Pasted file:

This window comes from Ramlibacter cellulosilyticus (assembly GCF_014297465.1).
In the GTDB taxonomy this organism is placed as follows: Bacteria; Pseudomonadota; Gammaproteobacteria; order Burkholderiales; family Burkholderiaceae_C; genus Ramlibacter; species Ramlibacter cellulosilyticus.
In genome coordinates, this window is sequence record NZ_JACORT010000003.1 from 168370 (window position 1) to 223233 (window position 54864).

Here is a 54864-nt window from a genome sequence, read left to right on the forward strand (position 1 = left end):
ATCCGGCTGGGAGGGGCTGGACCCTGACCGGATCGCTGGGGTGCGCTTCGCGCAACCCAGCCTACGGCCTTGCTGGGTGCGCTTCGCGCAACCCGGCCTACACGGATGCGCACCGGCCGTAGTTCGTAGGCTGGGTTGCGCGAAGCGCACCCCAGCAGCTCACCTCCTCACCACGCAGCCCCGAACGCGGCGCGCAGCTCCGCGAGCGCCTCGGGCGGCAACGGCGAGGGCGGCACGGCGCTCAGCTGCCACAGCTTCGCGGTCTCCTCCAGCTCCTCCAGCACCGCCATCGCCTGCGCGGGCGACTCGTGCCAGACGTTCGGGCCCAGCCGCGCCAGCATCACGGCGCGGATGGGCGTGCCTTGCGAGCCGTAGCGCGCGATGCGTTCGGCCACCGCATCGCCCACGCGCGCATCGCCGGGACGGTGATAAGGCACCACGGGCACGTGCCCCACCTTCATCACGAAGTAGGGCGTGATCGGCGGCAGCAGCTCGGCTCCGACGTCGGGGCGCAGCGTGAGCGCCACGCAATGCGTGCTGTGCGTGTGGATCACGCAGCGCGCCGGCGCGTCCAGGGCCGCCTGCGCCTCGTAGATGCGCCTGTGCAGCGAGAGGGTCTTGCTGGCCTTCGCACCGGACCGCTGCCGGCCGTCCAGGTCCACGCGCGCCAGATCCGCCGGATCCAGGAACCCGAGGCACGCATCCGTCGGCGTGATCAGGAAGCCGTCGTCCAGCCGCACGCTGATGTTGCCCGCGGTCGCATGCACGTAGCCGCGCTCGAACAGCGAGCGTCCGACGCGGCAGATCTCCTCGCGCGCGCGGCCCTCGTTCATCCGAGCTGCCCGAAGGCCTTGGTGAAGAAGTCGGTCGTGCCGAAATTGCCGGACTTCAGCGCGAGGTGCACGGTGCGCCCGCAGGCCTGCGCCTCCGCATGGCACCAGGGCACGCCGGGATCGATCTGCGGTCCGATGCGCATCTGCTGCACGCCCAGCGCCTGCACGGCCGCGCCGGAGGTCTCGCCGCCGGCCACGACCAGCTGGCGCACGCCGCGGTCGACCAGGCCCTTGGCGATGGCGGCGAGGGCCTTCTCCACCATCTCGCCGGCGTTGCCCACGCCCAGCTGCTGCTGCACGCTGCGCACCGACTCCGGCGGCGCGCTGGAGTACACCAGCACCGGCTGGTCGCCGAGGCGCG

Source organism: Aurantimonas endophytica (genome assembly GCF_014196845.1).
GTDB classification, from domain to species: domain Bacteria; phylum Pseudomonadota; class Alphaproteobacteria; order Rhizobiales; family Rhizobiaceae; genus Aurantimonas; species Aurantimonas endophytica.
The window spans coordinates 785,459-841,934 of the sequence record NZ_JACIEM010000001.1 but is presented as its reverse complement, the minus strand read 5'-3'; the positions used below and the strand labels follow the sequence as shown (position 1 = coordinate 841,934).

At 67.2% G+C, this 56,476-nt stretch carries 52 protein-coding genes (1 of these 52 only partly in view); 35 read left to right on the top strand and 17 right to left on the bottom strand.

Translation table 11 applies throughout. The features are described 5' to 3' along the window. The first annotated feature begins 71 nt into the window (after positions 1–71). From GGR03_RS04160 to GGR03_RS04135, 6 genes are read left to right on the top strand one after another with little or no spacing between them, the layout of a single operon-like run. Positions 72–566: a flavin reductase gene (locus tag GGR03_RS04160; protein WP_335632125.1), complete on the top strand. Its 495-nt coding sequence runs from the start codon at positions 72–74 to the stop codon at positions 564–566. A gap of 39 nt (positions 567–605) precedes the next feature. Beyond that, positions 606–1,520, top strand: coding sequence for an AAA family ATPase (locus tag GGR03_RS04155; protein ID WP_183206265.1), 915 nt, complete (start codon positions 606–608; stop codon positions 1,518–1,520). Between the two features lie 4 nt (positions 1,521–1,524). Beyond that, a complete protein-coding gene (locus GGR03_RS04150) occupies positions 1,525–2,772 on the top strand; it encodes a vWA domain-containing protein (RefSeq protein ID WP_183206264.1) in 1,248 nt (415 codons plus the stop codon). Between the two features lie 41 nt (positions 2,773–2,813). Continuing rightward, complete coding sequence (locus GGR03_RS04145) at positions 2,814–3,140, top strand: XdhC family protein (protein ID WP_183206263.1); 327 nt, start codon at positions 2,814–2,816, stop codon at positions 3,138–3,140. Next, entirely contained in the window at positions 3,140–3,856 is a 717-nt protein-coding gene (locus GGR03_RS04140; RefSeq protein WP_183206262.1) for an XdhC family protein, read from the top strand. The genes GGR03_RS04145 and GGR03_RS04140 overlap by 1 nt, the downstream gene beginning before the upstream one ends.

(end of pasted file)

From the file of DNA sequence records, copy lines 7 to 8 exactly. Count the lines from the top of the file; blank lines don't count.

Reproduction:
GTDB classification, from domain to species: domain Bacteria; phylum Pseudomonadota; class Alphaproteobacteria; order Rhizobiales; family Rhizobiaceae; genus Aurantimonas; species Aurantimonas endophytica.
The window spans coordinates 785,459-841,934 of the sequence record NZ_JACIEM010000001.1 but is presented as its reverse complement, the minus strand read 5'-3'; the positions used below and the strand labels follow the sequence as shown (position 1 = coordinate 841,934).